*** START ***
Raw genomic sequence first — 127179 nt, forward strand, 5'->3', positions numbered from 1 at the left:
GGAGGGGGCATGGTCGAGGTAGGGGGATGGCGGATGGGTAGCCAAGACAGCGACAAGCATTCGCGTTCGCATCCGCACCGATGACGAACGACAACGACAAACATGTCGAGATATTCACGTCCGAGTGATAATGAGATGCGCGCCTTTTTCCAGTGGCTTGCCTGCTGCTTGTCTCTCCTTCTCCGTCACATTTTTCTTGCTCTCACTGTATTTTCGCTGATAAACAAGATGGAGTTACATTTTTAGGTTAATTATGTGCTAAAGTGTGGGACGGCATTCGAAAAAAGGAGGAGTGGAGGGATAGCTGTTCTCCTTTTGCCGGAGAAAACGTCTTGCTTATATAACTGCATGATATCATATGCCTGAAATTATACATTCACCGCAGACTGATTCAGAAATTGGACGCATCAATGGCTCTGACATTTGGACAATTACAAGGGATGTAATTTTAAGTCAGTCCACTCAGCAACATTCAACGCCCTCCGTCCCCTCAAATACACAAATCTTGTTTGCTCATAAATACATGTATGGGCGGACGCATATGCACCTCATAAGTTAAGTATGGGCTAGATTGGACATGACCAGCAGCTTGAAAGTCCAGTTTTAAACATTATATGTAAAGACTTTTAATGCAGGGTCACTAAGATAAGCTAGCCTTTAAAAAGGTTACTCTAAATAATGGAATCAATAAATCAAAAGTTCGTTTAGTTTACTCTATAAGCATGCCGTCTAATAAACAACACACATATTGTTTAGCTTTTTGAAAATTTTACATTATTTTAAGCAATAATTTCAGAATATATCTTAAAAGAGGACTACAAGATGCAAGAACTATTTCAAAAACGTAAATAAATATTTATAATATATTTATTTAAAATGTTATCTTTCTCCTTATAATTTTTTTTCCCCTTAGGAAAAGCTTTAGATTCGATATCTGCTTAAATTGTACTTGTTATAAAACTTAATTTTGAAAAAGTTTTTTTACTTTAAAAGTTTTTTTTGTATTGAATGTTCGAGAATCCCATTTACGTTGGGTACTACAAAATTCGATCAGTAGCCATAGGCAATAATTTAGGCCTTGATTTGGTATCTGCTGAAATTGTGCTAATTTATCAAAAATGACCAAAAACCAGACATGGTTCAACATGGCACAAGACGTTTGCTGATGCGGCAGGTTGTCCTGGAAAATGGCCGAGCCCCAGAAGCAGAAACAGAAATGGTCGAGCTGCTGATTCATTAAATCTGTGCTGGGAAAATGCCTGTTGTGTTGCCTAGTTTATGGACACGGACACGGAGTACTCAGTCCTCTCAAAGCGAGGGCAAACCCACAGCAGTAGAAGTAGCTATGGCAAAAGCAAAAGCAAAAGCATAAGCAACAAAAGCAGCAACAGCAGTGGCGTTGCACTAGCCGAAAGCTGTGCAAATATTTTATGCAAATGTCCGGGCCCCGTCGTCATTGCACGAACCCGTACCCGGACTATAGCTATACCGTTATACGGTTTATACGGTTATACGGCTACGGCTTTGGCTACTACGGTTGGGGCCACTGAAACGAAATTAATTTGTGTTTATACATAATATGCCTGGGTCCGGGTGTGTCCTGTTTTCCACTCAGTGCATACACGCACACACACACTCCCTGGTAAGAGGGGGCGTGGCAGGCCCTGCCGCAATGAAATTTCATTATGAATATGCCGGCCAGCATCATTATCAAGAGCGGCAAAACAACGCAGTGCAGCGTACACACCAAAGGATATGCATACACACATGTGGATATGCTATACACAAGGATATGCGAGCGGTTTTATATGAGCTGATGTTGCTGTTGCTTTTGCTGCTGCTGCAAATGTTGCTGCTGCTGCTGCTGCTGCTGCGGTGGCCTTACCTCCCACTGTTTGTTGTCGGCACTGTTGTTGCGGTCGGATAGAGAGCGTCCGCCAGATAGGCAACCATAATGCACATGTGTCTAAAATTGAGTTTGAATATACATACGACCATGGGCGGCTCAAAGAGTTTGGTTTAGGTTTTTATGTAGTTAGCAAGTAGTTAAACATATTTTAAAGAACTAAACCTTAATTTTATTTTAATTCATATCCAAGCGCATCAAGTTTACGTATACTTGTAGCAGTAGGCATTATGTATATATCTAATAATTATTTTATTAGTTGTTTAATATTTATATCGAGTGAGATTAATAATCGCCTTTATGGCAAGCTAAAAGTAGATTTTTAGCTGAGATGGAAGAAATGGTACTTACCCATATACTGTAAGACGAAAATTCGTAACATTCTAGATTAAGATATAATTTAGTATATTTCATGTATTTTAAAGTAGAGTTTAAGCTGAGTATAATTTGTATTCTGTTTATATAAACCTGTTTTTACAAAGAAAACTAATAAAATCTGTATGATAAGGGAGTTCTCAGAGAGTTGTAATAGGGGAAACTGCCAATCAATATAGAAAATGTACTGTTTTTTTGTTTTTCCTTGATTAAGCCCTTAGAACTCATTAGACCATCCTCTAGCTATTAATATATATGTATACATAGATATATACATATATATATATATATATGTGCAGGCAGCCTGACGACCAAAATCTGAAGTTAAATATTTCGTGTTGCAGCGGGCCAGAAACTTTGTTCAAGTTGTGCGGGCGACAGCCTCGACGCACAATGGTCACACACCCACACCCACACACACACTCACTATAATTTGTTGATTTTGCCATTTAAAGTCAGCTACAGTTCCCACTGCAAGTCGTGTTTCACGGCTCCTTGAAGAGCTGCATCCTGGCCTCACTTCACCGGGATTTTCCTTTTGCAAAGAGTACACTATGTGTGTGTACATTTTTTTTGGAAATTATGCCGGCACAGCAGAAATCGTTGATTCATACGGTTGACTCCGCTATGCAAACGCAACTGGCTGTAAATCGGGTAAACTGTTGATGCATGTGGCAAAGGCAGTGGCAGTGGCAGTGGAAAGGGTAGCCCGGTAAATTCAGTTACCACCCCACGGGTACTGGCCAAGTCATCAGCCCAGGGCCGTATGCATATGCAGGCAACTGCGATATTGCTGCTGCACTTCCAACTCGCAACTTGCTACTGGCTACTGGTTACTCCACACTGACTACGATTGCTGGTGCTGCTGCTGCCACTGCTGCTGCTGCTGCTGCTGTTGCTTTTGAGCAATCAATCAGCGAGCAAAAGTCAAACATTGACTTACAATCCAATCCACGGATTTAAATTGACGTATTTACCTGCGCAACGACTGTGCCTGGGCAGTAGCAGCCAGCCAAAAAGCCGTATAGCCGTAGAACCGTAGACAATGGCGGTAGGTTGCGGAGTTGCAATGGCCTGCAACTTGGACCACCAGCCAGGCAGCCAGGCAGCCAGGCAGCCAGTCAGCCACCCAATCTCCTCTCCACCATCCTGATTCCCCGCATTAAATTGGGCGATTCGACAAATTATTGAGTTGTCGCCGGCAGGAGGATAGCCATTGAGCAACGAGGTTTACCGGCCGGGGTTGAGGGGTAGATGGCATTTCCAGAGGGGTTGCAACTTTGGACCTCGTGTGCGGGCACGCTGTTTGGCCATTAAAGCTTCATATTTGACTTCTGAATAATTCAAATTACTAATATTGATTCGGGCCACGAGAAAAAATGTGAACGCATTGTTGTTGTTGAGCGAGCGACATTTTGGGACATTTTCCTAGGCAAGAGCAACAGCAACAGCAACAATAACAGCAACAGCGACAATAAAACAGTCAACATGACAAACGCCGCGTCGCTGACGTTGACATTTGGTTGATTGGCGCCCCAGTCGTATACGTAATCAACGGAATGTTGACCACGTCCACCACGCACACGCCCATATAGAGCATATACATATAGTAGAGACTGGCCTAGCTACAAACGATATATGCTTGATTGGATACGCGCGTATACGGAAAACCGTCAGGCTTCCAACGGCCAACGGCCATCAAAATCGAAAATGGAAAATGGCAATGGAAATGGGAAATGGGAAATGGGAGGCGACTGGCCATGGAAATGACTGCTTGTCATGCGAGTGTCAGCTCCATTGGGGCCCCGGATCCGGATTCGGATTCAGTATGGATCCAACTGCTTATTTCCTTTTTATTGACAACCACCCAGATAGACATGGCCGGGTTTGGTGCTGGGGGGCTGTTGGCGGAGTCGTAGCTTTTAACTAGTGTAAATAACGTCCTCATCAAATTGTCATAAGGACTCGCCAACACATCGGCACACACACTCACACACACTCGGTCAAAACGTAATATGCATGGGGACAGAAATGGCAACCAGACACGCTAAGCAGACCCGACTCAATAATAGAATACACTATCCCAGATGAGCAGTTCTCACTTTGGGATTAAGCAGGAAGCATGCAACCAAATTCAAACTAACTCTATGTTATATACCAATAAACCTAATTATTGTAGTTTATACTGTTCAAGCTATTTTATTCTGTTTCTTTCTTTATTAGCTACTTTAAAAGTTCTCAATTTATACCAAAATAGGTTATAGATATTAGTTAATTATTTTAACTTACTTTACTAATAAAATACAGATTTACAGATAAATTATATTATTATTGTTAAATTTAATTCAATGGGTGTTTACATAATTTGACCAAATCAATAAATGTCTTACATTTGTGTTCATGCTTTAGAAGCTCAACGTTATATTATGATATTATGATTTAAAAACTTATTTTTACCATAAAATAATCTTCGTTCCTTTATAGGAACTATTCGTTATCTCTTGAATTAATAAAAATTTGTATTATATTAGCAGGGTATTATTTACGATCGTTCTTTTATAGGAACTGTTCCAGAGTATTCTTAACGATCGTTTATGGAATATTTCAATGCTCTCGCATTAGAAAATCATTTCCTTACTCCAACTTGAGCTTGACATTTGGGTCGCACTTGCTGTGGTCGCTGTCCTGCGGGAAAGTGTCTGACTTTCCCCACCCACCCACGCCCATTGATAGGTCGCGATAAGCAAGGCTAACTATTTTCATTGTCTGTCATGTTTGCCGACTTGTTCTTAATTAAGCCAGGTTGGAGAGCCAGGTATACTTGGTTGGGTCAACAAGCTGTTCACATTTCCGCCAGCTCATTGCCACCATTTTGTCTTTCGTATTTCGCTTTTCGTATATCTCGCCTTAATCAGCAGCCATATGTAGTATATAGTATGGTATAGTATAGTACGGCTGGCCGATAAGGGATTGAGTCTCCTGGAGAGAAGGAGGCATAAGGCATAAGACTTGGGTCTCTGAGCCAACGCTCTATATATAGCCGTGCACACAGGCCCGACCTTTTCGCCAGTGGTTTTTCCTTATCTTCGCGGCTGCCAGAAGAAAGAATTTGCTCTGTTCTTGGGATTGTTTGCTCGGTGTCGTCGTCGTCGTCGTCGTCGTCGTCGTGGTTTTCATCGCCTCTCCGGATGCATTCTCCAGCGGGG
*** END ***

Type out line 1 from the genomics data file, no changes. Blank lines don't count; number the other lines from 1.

Raw genomic sequence first — 127179 nt, forward strand, 5'->3', positions numbered from 1 at the left: